With a title that could very well be a product at a local A&P in Connecticut, it would be easy to dismiss Buzzard Hollow Beef as one of ‘those’ horror movies. People in the woods. Cannibal hillbillies. A story that only exists to deliver a kill count. And in some ways, Buzzard Hollow Beef is ‘one of those horror movies’ and that is precisely why it works.
Buzzard Hollow Beef follows the classic scary movie trope of people going to a home in a remote area for a little R&R. There’s obviously two guys and two girls as well some other people thrown together in this idyllic setting. Amidst this setting are the townies who are, of course, a bit weird. The fact that they will eventually confront a family of cannibalistic hillbillies (or is it each other?), who also happen to control the local meat supply, only adds to this film’s genre deconstructing cachet.
Add to this that Buzzard Hollow Beef has some fairly disgusting imagery, and you have a horror movie that is as odd as it is terrifying. Amidst the scenes of gore, crafty dialogue, and random shots of meat that most viewers will be familiar with, there is also imagery of childbirth and babies that is downright disturbing. In fact, Buzzard Hollow Beef so oddly recalls 1980’s Motel Hell, it is as if these films are somehow related through decades of horror movie synergy and fandom.
Probably the most interesting aspect of Buzzard Hollow Beef is the almost David Lynchian element of psychedelia. It isn’t like there are lava lamps and crazy lens effects at every turn. This film simply takes things from the every day and skews them a bit. It does it every turn. From the opening scene in which we are introduced to what appears to be a meat packing plant. To the slo-mo scenes of guns being fired and bullets leaving the chamber. (Adding a cover of KISS’s “Love Gun” was a nice choice in this scene). Aspects of these scenes are slowed down a bit. This really creates a sense of menace and foreboding. We know that something bad is going to happen. The rules of horror movies dictate that this has to happen. We just don’t know how or when. Then you factor in this weird element to the visuals and that makes the Buzzard Hollow Beef different kind of horror movie.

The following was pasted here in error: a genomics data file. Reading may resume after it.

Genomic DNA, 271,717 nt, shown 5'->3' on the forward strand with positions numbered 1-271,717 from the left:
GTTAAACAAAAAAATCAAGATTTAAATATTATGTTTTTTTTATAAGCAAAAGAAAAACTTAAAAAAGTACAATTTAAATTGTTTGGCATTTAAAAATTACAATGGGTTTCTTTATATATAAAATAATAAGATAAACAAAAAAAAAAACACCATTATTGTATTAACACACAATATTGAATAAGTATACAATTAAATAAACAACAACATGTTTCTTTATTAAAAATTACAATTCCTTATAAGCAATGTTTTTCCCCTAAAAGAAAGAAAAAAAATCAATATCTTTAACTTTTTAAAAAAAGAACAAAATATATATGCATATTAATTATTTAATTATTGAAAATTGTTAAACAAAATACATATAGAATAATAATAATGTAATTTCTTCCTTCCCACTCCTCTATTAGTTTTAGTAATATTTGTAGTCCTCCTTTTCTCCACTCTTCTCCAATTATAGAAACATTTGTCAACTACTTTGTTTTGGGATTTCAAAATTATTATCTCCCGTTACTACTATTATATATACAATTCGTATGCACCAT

Even the ending denouement between two characters that you wouldn’t suspect would be in this position was like a breath of fresh air. I am not going to ruin the ending or give it away here. Just know that Buzzard Hollow Beef seems very intent on subverting what we know horror movies to be. The film has solidly done visuals, a very strong cast, good dialogue, an odd but refreshing soundtrack and very firm direction. It starts off as one thing, slowly becomes another, but in the end it gives a very satisfying conclusion. Is the most audacious horror movie that’s ever been lensed?
No. However, for what Buzzard Hollow Beef is, this film stands out from an often boneless pack. Buzzard Hollow Beef arrives from A Man & A Woman Productions. It was Directed by Joshua Johnson from a script by Johnson and Tara C. Hall. The movie stars Bruce Jennings, Nadia Kamil, Scott C. Brown, Emily Letts, Janet Chiarabaglio, Amanda Spinella, Will Frazier, Gabriel Caste and Doug Perkins. The movie doesn’t have a release date yet, but we’re sure it will be banned by butcher shops and grocery story meat departments soon enough.